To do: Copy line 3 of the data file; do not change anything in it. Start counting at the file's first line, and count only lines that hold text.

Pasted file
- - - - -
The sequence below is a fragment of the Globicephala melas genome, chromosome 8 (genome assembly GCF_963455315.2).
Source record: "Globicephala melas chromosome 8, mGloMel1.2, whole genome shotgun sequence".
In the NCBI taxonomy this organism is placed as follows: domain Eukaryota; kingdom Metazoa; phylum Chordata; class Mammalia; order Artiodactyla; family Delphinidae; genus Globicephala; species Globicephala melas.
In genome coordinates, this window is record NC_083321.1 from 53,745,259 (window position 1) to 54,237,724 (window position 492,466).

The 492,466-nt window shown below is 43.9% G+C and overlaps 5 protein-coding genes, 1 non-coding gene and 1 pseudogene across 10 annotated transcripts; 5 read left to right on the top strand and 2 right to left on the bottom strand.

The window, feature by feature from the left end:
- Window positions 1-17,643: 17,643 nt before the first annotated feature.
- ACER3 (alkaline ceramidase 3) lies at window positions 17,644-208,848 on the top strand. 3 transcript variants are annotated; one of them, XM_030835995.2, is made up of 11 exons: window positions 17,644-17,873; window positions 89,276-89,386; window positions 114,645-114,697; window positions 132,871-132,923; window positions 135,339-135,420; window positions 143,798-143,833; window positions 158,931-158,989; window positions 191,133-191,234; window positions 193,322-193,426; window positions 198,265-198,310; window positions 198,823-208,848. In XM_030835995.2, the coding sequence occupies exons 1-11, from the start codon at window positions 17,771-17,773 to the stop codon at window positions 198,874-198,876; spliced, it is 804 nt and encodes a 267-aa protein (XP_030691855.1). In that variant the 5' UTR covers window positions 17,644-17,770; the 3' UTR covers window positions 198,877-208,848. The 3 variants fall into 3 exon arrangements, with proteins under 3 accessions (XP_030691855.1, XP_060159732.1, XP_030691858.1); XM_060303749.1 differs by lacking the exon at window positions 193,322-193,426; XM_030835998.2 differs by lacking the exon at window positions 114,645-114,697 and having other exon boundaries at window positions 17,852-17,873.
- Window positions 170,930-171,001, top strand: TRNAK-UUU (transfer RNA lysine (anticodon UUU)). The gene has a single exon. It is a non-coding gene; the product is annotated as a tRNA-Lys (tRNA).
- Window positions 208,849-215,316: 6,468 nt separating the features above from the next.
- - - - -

In the NCBI taxonomy this organism is placed as follows: domain Eukaryota; kingdom Metazoa; phylum Chordata; class Mammalia; order Artiodactyla; family Delphinidae; genus Globicephala; species Globicephala melas.